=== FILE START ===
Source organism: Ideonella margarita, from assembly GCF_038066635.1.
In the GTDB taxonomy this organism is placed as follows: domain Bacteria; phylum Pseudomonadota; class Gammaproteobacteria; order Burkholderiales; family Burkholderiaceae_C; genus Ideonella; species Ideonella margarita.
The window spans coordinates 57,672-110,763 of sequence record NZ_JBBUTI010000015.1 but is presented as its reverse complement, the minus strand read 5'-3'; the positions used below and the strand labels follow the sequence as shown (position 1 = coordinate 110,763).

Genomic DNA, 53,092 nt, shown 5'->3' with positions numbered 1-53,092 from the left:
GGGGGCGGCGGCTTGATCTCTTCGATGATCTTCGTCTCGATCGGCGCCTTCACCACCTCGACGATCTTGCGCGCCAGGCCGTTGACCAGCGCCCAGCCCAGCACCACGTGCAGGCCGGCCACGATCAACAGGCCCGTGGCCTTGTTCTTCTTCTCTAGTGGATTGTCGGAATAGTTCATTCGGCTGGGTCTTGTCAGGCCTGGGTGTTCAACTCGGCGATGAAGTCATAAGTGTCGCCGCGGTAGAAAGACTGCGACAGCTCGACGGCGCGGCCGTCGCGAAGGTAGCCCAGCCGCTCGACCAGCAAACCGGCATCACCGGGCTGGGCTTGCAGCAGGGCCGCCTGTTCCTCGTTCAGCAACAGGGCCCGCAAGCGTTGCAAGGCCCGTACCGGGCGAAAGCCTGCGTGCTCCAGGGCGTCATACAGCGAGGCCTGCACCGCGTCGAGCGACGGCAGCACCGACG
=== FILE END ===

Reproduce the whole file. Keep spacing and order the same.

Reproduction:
Source organism: Ideonella margarita, from assembly GCF_038066635.1.
In the GTDB taxonomy this organism is placed as follows: domain Bacteria; phylum Pseudomonadota; class Gammaproteobacteria; order Burkholderiales; family Burkholderiaceae_C; genus Ideonella; species Ideonella margarita.
The window spans coordinates 57,672-110,763 of sequence record NZ_JBBUTI010000015.1 but is presented as its reverse complement, the minus strand read 5'-3'; the positions used below and the strand labels follow the sequence as shown (position 1 = coordinate 110,763).

Genomic DNA, 53,092 nt, shown 5'->3' with positions numbered 1-53,092 from the left:
GGGGGCGGCGGCTTGATCTCTTCGATGATCTTCGTCTCGATCGGCGCCTTCACCACCTCGACGATCTTGCGCGCCAGGCCGTTGACCAGCGCCCAGCCCAGCACCACGTGCAGGCCGGCCACGATCAACAGGCCCGTGGCCTTGTTCTTCTTCTCTAGTGGATTGTCGGAATAGTTCATTCGGCTGGGTCTTGTCAGGCCTGGGTGTTCAACTCGGCGATGAAGTCATAAGTGTCGCCGCGGTAGAAAGACTGCGACAGCTCGACGGCGCGGCCGTCGCGAAGGTAGCCCAGCCGCTCGACCAGCAAACCGGCATCACCGGGCTGGGCTTGCAGCAGGGCCGCCTGTTCCTCGTTCAGCAACAGGGCCCGCAAGCGTTGCAAGGCCCGTACCGGGCGAAAGCCTGCGTGCTCCAGGGCGTCATACAGCGAGGCCTGCACCGCGTCGAGCGACGGCAGCACCGACG